Little O’ Oprey

words & images: Marcus Coker

It’s Saturday night in West Fork, Arkansas, and the doors to the Little O’ Oprey have been open since 5:30pm. Teresa is selling tickets, Andy is serving pie behind the snack bar, and several of the regulars are marking their seats with pillows and blankets. By 7:00, the lights go down and the house band starts hopping. Before long, Jimmy is behind the keyboard singing Whole Lotta Shakin’ Going On, and the audience is singing with him. It’s unforgettable, toe-tapping music, music that sweeps through you, music that makes you feel right at home.

For the next three hours, the house band plays traditional country, rock and roll, and gospel, backing up a variety of performers that take turns on stage. Each sings a few songs and then passes the microphone to the next. There are a few bumps along the way because none of it’s rehearsed, but the occasional missed note or forgotten song lyric is part of the charm that makes the entire evening seem like hanging out on your front porch with a group of your most talented friends.

“If we had a polished show like Branson or even Eureka, it wouldn’t be the same,” says Jerry Roller, who’s seventy-five and plays steel guitar. “They’ll close during winter and practice three months, and at a certain point in a song, the steel guitar does a certain lick, and that’s what they have to look forward to. If we had a show like that, and the audience came three or four weeks and saw the exact same show, they’d be gone. But we have a variety — probably sixty or more acts.”

Jerry, who grew up in Fort Smith and started playing the steel guitar when he was fifteen, has been part of the band for twenty-four years. He says, “The Oprey started in 1989 — twenty-five years ago. I came in one night as a spectator and a guy knew me and said, ‘Hey, do you have your guitar with you?’ and I said, ‘Yes.’ (This very guitar, by the way.) And he said, ‘Our steel player quit last week. Would you play?’ And I did. And I’ve been here ever since.”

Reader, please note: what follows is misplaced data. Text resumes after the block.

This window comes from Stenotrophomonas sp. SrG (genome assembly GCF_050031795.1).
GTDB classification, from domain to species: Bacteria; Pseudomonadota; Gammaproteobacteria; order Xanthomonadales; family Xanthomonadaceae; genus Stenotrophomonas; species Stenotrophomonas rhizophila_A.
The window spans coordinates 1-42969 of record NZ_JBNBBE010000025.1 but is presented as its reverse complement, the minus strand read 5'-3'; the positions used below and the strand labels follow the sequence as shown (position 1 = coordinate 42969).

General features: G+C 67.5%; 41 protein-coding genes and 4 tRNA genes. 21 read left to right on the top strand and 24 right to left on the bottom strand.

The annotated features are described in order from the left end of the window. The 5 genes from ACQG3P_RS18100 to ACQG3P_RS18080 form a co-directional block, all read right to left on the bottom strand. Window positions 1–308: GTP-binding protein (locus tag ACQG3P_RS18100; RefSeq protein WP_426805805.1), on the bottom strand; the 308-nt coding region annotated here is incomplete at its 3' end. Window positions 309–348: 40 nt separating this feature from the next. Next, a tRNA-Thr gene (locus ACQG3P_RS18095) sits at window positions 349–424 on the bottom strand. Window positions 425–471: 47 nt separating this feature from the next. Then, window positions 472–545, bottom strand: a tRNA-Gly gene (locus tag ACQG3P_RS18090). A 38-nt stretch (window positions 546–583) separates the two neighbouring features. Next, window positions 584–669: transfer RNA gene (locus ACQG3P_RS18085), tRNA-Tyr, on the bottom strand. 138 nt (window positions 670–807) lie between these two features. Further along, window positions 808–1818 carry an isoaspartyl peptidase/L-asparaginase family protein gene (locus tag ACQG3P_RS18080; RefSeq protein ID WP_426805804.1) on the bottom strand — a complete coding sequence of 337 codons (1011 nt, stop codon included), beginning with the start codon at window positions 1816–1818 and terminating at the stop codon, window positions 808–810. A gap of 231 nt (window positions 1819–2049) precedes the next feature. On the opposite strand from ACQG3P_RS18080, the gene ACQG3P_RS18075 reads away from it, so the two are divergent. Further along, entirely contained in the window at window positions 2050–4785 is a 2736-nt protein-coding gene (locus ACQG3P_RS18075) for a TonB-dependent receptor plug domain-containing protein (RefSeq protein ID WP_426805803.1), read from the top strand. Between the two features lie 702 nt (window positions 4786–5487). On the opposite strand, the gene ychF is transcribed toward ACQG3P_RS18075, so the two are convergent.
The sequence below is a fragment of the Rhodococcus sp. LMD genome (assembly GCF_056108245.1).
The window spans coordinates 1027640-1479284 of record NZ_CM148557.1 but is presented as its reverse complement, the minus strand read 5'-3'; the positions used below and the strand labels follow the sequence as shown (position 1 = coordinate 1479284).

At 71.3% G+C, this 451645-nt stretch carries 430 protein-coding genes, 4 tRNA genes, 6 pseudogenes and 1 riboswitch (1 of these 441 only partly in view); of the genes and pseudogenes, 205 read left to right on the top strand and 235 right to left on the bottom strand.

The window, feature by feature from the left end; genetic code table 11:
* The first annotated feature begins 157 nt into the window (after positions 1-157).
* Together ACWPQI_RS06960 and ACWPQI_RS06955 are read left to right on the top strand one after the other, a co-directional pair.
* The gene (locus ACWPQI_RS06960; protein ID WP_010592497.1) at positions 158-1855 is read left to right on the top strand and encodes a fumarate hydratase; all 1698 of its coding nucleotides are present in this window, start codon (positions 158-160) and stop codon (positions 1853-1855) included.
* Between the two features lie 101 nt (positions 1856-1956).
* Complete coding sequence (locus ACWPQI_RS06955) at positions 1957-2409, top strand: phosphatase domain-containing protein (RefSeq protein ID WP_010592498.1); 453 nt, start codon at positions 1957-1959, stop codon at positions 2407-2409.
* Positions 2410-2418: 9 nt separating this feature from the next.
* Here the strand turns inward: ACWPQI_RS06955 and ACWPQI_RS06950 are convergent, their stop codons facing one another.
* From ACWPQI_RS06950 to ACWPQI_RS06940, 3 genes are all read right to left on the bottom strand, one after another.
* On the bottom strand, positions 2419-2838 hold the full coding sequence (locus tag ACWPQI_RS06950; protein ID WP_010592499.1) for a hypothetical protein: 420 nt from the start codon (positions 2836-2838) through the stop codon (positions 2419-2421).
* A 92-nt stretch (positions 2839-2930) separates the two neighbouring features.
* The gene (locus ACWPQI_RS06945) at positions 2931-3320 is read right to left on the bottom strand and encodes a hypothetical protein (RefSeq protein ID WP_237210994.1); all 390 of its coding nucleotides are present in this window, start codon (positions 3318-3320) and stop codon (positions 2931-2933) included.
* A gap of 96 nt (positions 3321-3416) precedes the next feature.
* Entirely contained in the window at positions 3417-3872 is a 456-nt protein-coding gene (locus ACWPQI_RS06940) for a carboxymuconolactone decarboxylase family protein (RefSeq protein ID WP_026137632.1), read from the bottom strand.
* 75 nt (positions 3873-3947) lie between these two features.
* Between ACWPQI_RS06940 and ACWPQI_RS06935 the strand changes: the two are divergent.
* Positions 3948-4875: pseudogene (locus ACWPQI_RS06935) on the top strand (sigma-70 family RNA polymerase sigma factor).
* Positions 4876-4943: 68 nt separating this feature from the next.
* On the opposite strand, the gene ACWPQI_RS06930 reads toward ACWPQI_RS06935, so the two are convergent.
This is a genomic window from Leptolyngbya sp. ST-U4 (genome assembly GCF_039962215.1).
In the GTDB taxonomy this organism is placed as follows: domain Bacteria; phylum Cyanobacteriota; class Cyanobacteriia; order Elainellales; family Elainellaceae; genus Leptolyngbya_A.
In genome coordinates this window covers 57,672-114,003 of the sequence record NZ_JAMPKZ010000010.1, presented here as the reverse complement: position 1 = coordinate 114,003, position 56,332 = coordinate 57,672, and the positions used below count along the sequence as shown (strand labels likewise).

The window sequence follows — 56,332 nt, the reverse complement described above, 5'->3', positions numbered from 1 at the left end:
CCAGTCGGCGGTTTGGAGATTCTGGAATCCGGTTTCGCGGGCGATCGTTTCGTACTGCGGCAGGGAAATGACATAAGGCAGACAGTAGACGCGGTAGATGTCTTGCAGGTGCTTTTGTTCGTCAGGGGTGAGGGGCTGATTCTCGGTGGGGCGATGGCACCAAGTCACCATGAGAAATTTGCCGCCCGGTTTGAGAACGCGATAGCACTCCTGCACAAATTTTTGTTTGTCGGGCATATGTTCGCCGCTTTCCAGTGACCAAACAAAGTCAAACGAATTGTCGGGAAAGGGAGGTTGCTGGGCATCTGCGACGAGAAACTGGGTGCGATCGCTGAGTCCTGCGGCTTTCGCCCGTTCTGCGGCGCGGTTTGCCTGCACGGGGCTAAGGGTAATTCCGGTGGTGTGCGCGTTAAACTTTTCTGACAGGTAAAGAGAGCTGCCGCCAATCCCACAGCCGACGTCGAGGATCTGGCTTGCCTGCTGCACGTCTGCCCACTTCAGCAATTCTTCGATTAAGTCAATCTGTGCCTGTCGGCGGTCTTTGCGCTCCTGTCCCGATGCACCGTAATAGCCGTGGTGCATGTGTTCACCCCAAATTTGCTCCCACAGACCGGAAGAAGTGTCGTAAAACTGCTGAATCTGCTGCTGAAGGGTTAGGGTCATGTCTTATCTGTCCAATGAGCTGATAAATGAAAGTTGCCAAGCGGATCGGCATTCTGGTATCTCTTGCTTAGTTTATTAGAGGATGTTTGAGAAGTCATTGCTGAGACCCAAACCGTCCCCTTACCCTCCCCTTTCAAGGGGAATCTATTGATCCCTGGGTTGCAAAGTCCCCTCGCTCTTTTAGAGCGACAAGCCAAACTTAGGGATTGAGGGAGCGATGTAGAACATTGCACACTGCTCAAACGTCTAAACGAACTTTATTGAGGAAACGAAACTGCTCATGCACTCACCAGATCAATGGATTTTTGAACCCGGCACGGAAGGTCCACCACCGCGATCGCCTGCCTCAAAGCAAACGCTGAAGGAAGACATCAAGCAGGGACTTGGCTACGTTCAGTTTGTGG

Jerry’s wife, Carlene, is one of the show’s staple singers. Tonight she sings Lord, I Hope This Day is Good by Don Williams, her voice like a warm blanket on a cold night. The mood is almost sad, and Jerry’s guitar seems to cry. But later, when another artist sings Down at the Twist and Shout by Mary Chapin Carpenter, hands are clapping and the five-piece band that includes a guitar, bass guitar, drums, and a keyboard is absolutely soaring.

The band never uses a single sheet of music, and the set up is always the same. The artist comes up on stage, requests a song in a certain key, and the band just starts playing. Jerry says, “If they do a song that’s not one of the real current ones, I’m gonna know it. If I don’t, maybe the keyboard player will know it. And sometimes we bomb out, but we don’t worry if we mess up. Of course, we don’t mess up on purpose.”

Since 1991, the Little O’ Oprey has been a 501(c)3 non-profit corporation. Their mission is to both promote country music and fellowship with the community. “We try to promote young entertainers, but we have performers of all ages,” says Roy Melton, who’s seventy-two and a member and past-president of the board. “We have singers come from Fort Smith, Tahlequah, and Tulsa. One gal even comes from east Texas. To get on the list of singers, we just ask that someone audition or be recommended.”